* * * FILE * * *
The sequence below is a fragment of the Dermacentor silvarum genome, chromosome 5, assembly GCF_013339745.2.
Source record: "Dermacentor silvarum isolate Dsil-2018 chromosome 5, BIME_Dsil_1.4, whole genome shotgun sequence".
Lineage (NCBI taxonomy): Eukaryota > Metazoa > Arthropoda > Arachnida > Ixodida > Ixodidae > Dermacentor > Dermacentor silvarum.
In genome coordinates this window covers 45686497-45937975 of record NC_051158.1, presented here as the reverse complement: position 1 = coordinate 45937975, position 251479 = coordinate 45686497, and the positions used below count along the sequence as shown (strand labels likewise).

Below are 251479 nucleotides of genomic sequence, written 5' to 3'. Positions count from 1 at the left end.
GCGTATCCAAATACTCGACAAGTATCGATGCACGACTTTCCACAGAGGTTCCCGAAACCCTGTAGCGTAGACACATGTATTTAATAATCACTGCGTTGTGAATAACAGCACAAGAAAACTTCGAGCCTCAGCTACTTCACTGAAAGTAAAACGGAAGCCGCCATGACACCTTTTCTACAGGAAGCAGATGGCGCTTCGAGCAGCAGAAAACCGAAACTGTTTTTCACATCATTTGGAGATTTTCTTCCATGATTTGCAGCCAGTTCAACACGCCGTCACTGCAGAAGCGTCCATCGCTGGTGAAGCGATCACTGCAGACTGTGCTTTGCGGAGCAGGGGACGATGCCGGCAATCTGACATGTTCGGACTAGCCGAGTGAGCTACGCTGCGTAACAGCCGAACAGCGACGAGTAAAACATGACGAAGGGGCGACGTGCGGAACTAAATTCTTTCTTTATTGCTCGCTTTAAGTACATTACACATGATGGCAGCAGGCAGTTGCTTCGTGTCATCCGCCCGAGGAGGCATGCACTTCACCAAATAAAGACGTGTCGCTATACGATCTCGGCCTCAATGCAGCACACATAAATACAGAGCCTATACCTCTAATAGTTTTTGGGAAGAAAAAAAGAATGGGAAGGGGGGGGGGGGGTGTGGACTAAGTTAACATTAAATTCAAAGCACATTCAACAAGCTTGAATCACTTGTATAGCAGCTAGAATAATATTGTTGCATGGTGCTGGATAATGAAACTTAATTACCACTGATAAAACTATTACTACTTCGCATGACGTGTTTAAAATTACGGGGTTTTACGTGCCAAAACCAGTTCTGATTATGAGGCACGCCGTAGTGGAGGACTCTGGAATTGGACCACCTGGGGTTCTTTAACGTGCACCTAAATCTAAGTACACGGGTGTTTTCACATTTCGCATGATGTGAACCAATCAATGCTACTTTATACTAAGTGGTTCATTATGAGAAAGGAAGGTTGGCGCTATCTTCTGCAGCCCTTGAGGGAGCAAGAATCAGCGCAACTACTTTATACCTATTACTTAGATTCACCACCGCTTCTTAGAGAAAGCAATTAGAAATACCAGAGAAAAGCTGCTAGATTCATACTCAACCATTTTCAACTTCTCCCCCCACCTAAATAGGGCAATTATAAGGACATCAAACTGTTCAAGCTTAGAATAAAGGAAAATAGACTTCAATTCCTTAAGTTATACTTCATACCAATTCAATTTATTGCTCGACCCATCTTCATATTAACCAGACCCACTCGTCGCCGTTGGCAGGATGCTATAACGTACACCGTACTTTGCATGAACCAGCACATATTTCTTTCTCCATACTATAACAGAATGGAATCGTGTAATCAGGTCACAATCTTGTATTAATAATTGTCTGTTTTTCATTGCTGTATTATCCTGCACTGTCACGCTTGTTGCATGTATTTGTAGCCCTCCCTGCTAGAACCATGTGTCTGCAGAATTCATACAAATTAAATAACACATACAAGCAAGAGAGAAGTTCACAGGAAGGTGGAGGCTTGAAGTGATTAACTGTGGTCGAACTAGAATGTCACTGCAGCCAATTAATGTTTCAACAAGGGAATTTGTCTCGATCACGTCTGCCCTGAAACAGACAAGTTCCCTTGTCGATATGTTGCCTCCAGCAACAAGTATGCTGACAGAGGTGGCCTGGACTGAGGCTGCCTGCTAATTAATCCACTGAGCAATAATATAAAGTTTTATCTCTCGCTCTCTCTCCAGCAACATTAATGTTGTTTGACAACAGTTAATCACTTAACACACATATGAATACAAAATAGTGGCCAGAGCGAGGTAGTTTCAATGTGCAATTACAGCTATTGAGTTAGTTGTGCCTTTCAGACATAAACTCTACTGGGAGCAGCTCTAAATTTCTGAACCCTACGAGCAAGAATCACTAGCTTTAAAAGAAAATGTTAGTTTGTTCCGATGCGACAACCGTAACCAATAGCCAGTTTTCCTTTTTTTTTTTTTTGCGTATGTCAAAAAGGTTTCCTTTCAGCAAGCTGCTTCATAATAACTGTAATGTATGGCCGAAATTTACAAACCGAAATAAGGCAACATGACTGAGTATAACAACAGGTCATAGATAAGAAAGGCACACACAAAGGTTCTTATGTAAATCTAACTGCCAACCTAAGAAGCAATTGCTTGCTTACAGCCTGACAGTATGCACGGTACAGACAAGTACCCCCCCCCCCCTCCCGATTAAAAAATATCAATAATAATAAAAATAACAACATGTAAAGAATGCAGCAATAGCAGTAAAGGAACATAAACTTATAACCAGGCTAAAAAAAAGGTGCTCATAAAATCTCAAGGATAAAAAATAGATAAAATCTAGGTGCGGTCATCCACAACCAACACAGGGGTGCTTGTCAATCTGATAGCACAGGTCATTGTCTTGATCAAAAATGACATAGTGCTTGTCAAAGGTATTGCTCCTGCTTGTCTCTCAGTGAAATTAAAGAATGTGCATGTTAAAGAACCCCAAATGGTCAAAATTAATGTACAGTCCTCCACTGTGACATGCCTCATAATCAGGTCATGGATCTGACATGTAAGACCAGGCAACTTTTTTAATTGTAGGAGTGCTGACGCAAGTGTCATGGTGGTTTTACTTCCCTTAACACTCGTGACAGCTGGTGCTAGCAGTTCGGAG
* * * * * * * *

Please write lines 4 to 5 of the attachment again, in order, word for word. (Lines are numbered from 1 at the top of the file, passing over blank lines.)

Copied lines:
In genome coordinates this window covers 45686497-45937975 of record NC_051158.1, presented here as the reverse complement: position 1 = coordinate 45937975, position 251479 = coordinate 45686497, and the positions used below count along the sequence as shown (strand labels likewise).

Below are 251479 nucleotides of genomic sequence, written 5' to 3'. Positions count from 1 at the left end.